Our verdict: Whilst we already regularly work with providers who use machine learning in creating their analytical tools, most of the data sets we collect in healthcare are too small to use machine learning effectively at the moment. But we’re so excited about the potential for this approach to help our clients leveraging the data they’re already sitting on and are also keeping a close eye on partners delivering self-evolving coding and code frames via machine learning to improve turnaround time on quantitative surveys.
In simplest terms: Simple computer programmes that respond to cues in free text fields.
What it is: Although the title might have you imagining an android or R2-D2 character, a bot is a simple set of ‘if/then’ programmes that allow a computer to have a ‘conversation’ with a person in an email, phone call, or chat thread. Bots use word detection to get a sense of audio or free text entered by the human and then deliver their scripted response depending on which trigger word is present. Many large consumer companies (like banks and phone companies) are using bots for customer service.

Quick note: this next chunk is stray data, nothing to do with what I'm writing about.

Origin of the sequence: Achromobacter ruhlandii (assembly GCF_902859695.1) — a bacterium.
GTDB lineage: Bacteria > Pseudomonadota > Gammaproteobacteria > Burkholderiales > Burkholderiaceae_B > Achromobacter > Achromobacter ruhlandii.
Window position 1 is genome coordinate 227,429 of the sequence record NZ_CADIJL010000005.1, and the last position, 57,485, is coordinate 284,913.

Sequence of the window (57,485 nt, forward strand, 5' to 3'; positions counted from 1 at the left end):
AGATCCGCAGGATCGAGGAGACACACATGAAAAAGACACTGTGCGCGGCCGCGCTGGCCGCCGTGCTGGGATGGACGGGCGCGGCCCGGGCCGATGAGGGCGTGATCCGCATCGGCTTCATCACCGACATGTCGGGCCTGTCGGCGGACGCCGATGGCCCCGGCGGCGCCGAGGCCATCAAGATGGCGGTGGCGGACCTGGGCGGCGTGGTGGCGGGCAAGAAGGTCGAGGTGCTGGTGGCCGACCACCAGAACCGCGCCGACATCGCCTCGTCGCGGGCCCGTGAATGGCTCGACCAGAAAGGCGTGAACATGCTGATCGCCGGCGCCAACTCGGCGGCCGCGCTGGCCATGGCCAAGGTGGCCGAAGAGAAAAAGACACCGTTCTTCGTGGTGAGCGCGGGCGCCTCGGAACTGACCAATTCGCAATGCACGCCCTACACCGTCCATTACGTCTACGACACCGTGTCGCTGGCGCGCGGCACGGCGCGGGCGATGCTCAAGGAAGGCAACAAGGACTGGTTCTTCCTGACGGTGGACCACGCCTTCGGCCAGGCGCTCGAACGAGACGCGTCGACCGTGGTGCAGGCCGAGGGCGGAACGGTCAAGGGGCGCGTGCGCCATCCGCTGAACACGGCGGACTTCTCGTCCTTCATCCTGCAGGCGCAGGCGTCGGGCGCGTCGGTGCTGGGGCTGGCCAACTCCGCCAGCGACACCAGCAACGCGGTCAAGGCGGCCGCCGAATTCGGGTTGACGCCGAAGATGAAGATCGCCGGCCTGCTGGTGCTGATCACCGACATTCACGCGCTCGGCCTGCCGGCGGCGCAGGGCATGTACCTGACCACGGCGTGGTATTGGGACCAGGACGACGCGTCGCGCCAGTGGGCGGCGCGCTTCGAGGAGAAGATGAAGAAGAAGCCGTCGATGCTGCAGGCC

Case studies of applications in healthcare: Most applications use the technology to aid ‘virtual’ diagnosis conversations, but excitingly charities have been using bots to help adolescents and teens with depression through positive reinforcement. The young people are able to chat with the virtual partner who provides encouragement and positivity.
Why people are excited: Bots allow for a more engaging exchange of simple information as opposed to data stores; saving money and making information entry and retrieval more conversational and easy-flowing.